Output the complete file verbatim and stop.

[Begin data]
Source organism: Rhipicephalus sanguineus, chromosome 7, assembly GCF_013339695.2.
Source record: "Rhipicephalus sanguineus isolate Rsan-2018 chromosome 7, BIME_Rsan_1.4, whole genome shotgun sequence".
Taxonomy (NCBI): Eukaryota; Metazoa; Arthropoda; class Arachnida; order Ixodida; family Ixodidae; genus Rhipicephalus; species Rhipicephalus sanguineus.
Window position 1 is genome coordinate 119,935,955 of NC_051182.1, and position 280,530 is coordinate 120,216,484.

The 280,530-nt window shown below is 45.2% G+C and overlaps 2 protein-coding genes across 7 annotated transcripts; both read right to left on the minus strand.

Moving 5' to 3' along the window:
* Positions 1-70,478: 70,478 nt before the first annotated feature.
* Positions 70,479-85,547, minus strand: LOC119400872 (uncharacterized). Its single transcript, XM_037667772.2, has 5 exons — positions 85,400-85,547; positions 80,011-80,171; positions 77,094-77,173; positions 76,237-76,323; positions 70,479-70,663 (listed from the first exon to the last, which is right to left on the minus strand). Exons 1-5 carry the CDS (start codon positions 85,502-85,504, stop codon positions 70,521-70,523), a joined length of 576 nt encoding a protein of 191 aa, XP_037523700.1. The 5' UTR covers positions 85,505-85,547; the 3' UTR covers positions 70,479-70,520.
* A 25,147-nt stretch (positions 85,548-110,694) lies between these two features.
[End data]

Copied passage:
Source organism: Rhipicephalus sanguineus, chromosome 7, assembly GCF_013339695.2.
Source record: "Rhipicephalus sanguineus isolate Rsan-2018 chromosome 7, BIME_Rsan_1.4, whole genome shotgun sequence".
Taxonomy (NCBI): Eukaryota; Metazoa; Arthropoda; class Arachnida; order Ixodida; family Ixodidae; genus Rhipicephalus; species Rhipicephalus sanguineus.
Window position 1 is genome coordinate 119,935,955 of NC_051182.1, and position 280,530 is coordinate 120,216,484.

The 280,530-nt window shown below is 45.2% G+C and overlaps 2 protein-coding genes across 7 annotated transcripts; both read right to left on the minus strand.

Moving 5' to 3' along the window:
* Positions 1-70,478: 70,478 nt before the first annotated feature.
* Positions 70,479-85,547, minus strand: LOC119400872 (uncharacterized). Its single transcript, XM_037667772.2, has 5 exons — positions 85,400-85,547; positions 80,011-80,171; positions 77,094-77,173; positions 76,237-76,323; positions 70,479-70,663 (listed from the first exon to the last, which is right to left on the minus strand). Exons 1-5 carry the CDS (start codon positions 85,502-85,504, stop codon positions 70,521-70,523), a joined length of 576 nt encoding a protein of 191 aa, XP_037523700.1. The 5' UTR covers positions 85,505-85,547; the 3' UTR covers positions 70,479-70,520.
* A 25,147-nt stretch (positions 85,548-110,694) lies between these two features.